the worst melodrama and love triangle ever made on holocaust reducing it to a caricature with miscast characters and boring flashbacks and a joke of a fantasy finale

Whilst I admired Tinker, I really enjoyed The Debt a whole lot more. It was just a much more exciting film, particularly the scenes with the "good" doctor! Those scenes in Berlin were some of the most gripping and tense pieces I've seen all year. Highly recommended.

Whilst I admired Tinker, I really enjoyed The Debt a whole lot more. It was just a much more exciting film, particularly the scenes with the "good" doctor! Those scenes in Berlin were some of the most gripping and tense pieces I've seen all year. Highly recommended.

Lots of great things about this film, particularly the flashback scenes. However, the plot veered from intriguing to surprising to laughable in a couple of places, which took away from the real drama that was going on. Agree with Phil Ince - the subject matter was a bit tacky. But enjoyable performances made it worth seeing, and the surprising bits of plot made for an on the whole interesting experience.

Whilst there are some good moments in the film and it is well acted in parts, I came away feeling a little disappointed, particularly given the parties involved. I think the plot and dialogue was lacking in part and the ending was a little unbelievable.

A well-cast, well-acted, Oscar nomination worthy film. I found it gripping, and at times tense enough to be looking at the screen between my fingers. I thought the attention to set detail was very good. The final scene is excellent and doesn’t disappoint.

Desperate to do more than just "quite like it" but can't. Nasty Nazi/Mossad misery = worthy but a tad dull. JUST cinema worthy thanks to a running time that fully realises it's story has been told. As for TINKER being (just) Oscar bait, MORE Oscar bait PLEASE! 6/10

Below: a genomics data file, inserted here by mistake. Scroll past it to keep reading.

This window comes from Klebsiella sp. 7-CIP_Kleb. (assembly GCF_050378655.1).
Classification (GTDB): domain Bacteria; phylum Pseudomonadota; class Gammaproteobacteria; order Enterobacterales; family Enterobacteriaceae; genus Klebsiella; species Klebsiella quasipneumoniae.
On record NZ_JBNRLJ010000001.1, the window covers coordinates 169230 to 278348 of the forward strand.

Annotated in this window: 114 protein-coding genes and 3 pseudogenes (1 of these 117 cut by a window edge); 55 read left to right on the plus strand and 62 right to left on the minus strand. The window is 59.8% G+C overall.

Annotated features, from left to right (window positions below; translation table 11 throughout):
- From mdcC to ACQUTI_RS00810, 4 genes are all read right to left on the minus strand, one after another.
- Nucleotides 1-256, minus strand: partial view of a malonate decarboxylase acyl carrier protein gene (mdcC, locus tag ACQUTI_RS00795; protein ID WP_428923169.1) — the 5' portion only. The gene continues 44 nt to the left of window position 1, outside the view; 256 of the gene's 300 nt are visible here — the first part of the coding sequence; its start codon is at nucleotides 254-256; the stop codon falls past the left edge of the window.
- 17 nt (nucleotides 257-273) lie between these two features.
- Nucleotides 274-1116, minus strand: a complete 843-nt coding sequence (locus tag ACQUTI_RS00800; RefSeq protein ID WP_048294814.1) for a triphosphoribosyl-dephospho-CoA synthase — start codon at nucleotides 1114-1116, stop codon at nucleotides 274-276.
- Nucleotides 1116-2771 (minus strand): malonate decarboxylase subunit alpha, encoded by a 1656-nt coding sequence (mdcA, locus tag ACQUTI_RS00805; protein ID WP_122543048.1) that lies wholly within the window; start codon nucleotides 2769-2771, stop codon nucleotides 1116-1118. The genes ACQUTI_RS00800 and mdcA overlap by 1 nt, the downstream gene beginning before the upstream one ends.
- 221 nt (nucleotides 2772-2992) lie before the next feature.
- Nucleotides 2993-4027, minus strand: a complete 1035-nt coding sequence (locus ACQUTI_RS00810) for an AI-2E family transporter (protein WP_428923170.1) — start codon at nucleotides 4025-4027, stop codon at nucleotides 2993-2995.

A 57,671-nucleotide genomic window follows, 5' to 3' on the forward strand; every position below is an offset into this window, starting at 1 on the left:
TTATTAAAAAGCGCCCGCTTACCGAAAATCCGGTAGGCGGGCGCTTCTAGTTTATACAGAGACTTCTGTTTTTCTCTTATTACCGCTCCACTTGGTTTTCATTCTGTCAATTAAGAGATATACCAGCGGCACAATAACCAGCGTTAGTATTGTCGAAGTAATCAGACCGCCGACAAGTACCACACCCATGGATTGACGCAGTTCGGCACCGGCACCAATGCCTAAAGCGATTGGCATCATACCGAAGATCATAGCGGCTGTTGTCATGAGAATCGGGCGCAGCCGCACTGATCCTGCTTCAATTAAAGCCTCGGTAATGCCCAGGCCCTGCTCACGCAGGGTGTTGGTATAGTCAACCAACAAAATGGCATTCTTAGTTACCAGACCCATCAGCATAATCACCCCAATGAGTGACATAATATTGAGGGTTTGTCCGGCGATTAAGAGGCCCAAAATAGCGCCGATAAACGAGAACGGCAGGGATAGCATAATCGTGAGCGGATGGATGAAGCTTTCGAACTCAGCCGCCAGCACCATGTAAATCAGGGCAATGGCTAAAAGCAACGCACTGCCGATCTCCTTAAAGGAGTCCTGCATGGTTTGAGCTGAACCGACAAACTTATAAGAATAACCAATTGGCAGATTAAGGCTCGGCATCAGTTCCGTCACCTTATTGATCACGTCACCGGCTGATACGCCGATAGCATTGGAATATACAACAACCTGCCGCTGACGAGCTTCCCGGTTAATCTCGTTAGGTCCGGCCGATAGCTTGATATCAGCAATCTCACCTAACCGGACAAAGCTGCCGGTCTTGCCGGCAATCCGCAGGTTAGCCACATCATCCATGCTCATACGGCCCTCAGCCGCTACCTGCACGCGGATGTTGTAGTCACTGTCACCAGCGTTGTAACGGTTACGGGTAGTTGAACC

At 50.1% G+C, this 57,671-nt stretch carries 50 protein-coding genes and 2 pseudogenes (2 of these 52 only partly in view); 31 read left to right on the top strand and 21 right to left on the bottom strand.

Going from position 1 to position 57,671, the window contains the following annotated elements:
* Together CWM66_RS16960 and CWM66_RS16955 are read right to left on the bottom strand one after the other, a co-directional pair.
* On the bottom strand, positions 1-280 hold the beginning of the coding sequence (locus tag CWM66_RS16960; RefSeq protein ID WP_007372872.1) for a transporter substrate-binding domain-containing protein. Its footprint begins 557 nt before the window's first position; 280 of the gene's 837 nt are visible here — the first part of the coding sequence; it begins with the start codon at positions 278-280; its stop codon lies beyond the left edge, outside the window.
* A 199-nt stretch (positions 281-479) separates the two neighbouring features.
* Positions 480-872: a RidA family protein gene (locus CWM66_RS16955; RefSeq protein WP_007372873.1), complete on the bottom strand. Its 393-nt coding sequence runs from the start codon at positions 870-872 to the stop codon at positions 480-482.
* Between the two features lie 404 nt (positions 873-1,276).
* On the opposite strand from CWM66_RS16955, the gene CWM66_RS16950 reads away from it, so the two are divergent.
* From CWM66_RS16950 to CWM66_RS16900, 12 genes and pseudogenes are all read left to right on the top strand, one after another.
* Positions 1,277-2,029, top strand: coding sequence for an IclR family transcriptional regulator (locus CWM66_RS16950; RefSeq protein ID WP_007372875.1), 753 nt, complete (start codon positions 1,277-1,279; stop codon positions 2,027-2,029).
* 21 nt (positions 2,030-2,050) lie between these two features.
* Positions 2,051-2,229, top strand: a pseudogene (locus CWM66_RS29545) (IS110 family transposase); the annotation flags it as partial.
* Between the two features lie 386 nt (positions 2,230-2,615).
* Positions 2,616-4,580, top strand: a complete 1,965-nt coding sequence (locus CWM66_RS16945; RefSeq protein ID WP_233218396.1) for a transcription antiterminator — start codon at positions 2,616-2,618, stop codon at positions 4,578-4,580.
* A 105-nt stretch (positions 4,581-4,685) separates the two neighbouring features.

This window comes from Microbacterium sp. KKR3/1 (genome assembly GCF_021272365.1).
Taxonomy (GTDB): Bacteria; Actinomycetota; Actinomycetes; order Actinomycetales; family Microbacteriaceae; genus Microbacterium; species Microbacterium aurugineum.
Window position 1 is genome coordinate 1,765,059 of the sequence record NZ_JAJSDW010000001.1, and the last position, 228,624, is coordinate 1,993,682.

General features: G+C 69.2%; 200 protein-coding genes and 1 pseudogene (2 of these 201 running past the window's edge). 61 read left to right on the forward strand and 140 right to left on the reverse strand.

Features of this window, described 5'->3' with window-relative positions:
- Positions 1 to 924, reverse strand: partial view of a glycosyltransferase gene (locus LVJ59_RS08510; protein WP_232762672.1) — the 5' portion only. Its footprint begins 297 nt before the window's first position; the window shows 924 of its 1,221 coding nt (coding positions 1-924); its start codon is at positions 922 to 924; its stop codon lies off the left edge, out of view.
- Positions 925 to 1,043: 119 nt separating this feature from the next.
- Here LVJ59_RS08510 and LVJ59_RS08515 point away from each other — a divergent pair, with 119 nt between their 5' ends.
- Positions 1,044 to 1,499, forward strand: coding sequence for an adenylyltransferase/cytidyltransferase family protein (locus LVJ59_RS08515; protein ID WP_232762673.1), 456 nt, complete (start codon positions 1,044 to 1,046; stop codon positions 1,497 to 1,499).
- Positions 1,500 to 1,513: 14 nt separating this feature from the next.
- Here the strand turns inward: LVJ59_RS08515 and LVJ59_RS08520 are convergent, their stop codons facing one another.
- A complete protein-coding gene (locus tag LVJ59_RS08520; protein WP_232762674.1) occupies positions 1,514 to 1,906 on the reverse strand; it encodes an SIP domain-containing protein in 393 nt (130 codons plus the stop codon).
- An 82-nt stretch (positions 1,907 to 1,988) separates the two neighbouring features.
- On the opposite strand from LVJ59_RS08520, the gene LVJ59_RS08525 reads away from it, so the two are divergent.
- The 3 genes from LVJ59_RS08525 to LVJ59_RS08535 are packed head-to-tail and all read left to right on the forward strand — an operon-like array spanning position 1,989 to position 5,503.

Overrated and disappointing. Hammish quantities of emotion, not enough intellectual stimulation. Unconvincing situations, predictable outcomes. I was glad when it was over.

During this week seen both Tinker Tailor and The Debt. With both films getting vary reviews, found The Debt getting the vote, as this was a better pace and easier to follow. Did find the story going back and forward strange at times , yet will see this one again as really good

Great performances from stellar cast, Mirren and Chastian in particular scintillate. Very well plotted and delivered - visually. One question mark a storey of Mossad agents after an old Nazi really that compelling? The movie makes it a "yes" but I doubt if it woiuld fly with a lesser cast and less btilliant story-telling from the Director.

Having read TO’s fairly enthusiastic review of Tinker Tailor Soldier Spy, then seen it and walked away thinking it was pants-ish, I was hesitant about another spy thriller in the same fortnight. Anna Smith’s review (above) for The Debt is accurate. That said, I didn’t find the look of the older vs younger actors distracting. . The story is very well constructed, directed, and cut. At times I felt the pace could have been quicker, but equally the occasionally slower pace lent itself to a fair amount of tension and at one point I was close to standing up and shouting to the actors “Come on – just do it!� . The quality of acting in this movie is excellent. My only niggle might be how Sam Worthington’s range of emotions lets him down a couple of times – I would have otherwise given this film a very rare 5 stars. A four star movie. Recommended.